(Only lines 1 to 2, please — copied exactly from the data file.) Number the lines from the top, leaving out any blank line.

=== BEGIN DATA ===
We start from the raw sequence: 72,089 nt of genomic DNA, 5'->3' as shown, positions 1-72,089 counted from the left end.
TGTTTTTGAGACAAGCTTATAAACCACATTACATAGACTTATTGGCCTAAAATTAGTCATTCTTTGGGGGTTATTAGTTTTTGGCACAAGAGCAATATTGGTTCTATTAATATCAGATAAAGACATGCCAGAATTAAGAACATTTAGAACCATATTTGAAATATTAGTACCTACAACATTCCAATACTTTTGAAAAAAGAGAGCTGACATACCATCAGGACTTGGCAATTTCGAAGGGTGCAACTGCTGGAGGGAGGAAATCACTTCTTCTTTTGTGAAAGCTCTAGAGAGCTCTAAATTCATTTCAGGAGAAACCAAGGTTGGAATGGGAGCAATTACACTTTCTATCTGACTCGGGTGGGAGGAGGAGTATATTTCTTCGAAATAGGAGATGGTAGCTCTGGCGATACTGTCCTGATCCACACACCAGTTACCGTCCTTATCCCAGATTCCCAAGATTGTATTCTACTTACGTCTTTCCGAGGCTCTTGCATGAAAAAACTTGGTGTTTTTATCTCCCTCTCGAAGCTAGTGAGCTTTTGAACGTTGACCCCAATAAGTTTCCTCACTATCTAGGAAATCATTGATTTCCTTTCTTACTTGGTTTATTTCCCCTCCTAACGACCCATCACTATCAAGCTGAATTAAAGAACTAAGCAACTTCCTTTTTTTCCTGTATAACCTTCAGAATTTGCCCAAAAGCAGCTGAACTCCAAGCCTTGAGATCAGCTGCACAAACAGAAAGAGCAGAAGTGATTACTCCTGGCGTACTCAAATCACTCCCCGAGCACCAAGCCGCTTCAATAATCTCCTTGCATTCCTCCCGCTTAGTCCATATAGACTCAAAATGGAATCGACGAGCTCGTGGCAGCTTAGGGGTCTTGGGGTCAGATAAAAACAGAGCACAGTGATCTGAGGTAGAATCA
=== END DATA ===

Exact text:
We start from the raw sequence: 72,089 nt of genomic DNA, 5'->3' as shown, positions 1-72,089 counted from the left end.
TGTTTTTGAGACAAGCTTATAAACCACATTACATAGACTTATTGGCCTAAAATTAGTCATTCTTTGGGGGTTATTAGTTTTTGGCACAAGAGCAATATTGGTTCTATTAATATCAGATAAAGACATGCCAGAATTAAGAACATTTAGAACCATATTTGAAATATTAGTACCTACAACATTCCAATACTTTTGAAAAAAGAGAGCTGACATACCATCAGGACTTGGCAATTTCGAAGGGTGCAACTGCTGGAGGGAGGAAATCACTTCTTCTTTTGTGAAAGCTCTAGAGAGCTCTAAATTCATTTCAGGAGAAACCAAGGTTGGAATGGGAGCAATTACACTTTCTATCTGACTCGGGTGGGAGGAGGAGTATATTTCTTCGAAATAGGAGATGGTAGCTCTGGCGATACTGTCCTGATCCACACACCAGTTACCGTCCTTATCCCAGATTCCCAAGATTGTATTCTACTTACGTCTTTCCGAGGCTCTTGCATGAAAAAACTTGGTGTTTTTATCTCCCTCTCGAAGCTAGTGAGCTTTTGAACGTTGACCCCAATAAGTTTCCTCACTATCTAGGAAATCATTGATTTCCTTTCTTACTTGGTTTATTTCCCCTCCTAACGACCCATCACTATCAAGCTGAATTAAAGAACTAAGCAACTTCCTTTTTTTCCTGTATAACCTTCAGAATTTGCCCAAAAGCAGCTGAACTCCAAGCCTTGAGATCAGCTGCACAAACAGAAAGAGCAGAAGTGATTACTCCTGGCGTACTCAAATCACTCCCCGAGCACCAAGCCGCTTCAATAATCTCCTTGCATTCCTCCCGCTTAGTCCATATAGACTCAAAATGGAATCGACGAGCTCGTGGCAGCTTAGGGGTCTTGGGGTCAGATAAAAACAGAGCACAGTGATCTGAGGTAGAATCA